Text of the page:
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Diet Tips for Patients on Blood Thinners or Statins

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Millions of Americans are on blood thinners and statins for the prevention or treatment of cardiovascular disease, but they may be unaware of the effect certain foods can have on their medications or their health outcomes. Here are some quick tips to share with your patients to keep them safe and healthy.

Foods to Avoid on Statins

Statins have many benefits, including lowering LDL cholesterol and decreasing the risk of heart disease and stroke. Patients on statins should watch out for the following foods in their diets:

  • Grapefruit and grapefruit juice: Certain statins—atorvastatin (Lipitor), lovastatin (Mevacor), and simvastatin (Zocor)—can be affected by a chemical compound in grapefruit called furanocoumarin. This compound deactivates an enzyme needed to break down some statins and can lead to higher levels of the drug circulating in the bloodstream. As a result, there is an increased risk of serious side effects, including liver damage, neurologic symptoms, and rhabdomyolysis, which can lead to kidney failure.
  • Seville oranges, pomelos, and tangelos: These citrus fruits can have the same effects as grapefruit on statins.
  • Saturated and trans fats: These “bad” fats increase LDL cholesterol and lower HDL cholesterol. The American Heart Association recommends that those trying to lower their cholesterol reduce saturated fat to less than 6% of total daily calories and eliminate trans fats completely.
  • Foods with high cholesterol: Patients may be surprised to learn fats have a greater impact on their cholesterol levels than dietary cholesterol. However, it’s advised to keep cholesterol intake under 200 mg per day. Examples of high-cholesterol foods include red meat, baked goods, and full-fat dairy products.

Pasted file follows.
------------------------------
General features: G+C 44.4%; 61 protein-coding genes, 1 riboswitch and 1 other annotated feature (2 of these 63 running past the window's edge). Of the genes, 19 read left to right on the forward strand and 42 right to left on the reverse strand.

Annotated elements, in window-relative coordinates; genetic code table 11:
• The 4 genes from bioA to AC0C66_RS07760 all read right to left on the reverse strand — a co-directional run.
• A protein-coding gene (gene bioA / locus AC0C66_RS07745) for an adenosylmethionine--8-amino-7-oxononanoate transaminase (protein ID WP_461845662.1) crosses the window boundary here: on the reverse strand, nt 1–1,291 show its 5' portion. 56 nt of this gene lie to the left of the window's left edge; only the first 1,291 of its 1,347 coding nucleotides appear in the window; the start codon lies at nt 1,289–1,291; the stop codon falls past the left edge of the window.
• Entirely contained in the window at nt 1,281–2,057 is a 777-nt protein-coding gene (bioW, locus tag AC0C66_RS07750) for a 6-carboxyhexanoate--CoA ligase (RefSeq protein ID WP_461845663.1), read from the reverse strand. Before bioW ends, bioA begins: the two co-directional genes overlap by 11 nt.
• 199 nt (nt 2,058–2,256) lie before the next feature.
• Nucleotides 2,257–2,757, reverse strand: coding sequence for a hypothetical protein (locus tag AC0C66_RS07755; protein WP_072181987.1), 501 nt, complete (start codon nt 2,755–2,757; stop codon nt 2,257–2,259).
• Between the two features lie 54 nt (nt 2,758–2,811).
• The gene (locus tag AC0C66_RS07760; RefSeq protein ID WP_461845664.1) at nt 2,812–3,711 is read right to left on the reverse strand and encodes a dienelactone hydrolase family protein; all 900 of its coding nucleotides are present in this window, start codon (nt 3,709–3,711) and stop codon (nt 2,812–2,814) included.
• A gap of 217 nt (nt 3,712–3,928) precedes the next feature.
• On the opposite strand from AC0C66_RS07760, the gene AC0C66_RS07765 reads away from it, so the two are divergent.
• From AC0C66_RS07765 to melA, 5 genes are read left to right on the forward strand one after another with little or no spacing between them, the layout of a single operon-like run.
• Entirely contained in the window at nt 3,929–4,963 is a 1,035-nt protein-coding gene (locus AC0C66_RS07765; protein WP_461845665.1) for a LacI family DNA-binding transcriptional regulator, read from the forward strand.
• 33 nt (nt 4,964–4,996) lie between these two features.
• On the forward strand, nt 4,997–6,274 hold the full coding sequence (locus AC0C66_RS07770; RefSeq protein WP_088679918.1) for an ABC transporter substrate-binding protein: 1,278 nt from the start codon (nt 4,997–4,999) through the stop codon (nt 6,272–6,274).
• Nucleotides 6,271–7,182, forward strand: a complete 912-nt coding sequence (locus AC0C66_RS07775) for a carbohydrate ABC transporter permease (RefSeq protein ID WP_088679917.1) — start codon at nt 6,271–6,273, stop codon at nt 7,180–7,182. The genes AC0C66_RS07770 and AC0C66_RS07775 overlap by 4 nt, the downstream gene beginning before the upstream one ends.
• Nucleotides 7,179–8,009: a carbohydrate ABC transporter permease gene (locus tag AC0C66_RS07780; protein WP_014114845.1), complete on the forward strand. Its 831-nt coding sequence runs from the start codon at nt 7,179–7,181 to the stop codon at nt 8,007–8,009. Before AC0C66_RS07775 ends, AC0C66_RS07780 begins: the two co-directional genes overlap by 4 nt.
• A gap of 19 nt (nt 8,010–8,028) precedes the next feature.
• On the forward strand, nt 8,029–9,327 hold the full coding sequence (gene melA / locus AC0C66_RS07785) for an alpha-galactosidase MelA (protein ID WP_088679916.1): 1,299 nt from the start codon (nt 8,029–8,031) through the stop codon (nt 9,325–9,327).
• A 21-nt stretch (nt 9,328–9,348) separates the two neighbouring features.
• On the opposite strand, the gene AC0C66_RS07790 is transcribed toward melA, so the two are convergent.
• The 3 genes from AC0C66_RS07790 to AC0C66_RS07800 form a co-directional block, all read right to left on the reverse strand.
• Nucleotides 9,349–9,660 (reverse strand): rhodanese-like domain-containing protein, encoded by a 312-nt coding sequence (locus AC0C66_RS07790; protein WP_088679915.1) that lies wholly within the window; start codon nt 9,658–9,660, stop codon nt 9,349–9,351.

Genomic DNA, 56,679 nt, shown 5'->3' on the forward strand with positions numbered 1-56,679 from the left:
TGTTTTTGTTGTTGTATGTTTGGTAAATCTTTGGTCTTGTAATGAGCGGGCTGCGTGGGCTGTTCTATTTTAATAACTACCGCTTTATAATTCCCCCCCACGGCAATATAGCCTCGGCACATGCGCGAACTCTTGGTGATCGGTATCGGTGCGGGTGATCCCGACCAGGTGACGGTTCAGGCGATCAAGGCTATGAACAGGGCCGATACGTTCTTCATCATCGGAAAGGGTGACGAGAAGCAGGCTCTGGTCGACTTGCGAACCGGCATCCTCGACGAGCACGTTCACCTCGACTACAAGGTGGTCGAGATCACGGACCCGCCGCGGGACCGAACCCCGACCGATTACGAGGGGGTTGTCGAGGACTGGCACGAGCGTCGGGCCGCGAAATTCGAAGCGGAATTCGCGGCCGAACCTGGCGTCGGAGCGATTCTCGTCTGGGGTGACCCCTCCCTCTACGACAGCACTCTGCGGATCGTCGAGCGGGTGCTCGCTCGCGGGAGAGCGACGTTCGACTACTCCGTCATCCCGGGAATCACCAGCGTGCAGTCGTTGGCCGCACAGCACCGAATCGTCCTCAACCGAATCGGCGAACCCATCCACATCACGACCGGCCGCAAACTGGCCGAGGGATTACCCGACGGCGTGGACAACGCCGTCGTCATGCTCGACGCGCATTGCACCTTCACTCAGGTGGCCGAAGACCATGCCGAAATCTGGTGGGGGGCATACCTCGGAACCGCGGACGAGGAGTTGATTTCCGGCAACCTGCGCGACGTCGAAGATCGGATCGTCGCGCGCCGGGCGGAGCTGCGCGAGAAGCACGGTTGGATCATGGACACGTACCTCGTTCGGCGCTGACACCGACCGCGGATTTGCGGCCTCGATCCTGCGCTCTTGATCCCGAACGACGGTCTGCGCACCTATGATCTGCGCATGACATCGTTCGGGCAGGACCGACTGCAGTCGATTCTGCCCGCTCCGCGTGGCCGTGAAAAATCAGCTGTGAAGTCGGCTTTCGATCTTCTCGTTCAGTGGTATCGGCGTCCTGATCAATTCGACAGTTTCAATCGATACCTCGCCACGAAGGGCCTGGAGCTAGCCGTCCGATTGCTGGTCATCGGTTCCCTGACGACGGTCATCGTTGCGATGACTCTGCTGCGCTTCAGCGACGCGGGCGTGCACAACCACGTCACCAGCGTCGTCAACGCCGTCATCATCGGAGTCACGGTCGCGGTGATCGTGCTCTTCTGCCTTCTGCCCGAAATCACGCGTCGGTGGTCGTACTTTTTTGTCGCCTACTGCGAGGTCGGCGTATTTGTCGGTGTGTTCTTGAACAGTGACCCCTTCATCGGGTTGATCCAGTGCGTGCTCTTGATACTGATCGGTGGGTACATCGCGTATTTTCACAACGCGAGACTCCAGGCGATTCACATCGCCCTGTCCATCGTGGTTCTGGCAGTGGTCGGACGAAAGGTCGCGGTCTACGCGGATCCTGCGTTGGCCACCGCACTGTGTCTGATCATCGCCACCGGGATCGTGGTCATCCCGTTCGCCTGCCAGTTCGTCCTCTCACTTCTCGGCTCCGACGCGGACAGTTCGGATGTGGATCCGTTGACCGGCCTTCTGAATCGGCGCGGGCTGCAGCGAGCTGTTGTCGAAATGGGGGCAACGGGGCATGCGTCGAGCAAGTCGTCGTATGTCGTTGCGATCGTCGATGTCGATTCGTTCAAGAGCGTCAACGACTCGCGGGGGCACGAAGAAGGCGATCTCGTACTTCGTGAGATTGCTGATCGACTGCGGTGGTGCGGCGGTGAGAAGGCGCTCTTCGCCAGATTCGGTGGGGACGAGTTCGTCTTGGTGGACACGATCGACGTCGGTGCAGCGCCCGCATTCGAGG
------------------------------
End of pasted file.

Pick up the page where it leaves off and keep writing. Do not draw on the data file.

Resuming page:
Foods to Avoid on Blood Thinners

The most commonly used blood thinner warfarin (Coumadin, Jantoven) works by blocking vitamin K from being used to make clotting factors. Sudden swings in the amount of dietary vitamin K can affect its ability to work as it should. Patients should be counseled to keep a steady amount of vitamin K in the foods they eat. Foods with high vitamin K include:

  • Kale
  • Swiss chard and chard
  • Spinach
  • Collard greens
  • Turnip greens
  • Mustard greens
  • Broccoli
  • Brussels sprouts
  • Green tea

It’s also important to discuss the risks of drinking alcohol and grapefruit juice with patients on any blood thinner.

Diets for High Cholesterol

The Mediterranean diet is often touted as a heart-healthy diet. It may help lower cholesterol, reduce atherosclerosis, and decrease the risk of cardiovascular disease. The diet limits food items containing saturated fats, processed foods, and refined grains, while placing an emphasis on:

  • Soluble fiber: Whole grain foods like oatmeal, and legumes like kidney beans and lentils help decrease the absorption of cholesterol.
  • Unsaturated fats: Olive oil, avocado oil, and other plant oils are included, as well as nuts and legumes.
  • Fruits and vegetables: A multi-colored variety of these add important micronutrients, as well as plant sterols and stanols to the diet to help reduce cholesterol.
  • Fish, poultry, and eggs: These provide important protein without excessive saturated fats. Fish also contain omega-3 fatty acids, which help reduce triglycerides and may improve HDL cholesterol levels.

Diet is a key component for people taking statins and blood thinners, so make sure your patients know to keep these strategies in mind.

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Medical Reviewer: William C. Lloyd III, MD, FACS
Last Review Date: 2020 Dec 30
  1. Grapefruit Juice and Some Drugs Don’t Mix. U.S. Food and Drug Administration.
  2. Atherosclerosis, Cholesterol, Nutrition, and Statins- a Critical Reviews. German Medical Science.
  3. Beyond Statins: Emerging Evidence for HDL-Increasing Therapies and Diet in Treating Cardiovascular Disease. Advances in Preventative Medicine.
  4. How to Lower Cholesterol With Diet. Medline Plus.
  5. The Skinny on Fats. American Heart Association.
  6. Interaction Between Dietary Vitamin K Intake and Anticoagulation by Vitamin K Antagonists: Is It Really True? Medicine.
  7. The Mediterranean Diet And Cardioprotection: Historical Overview And Current Research. Journal of Multidisciplinary Healthcare.
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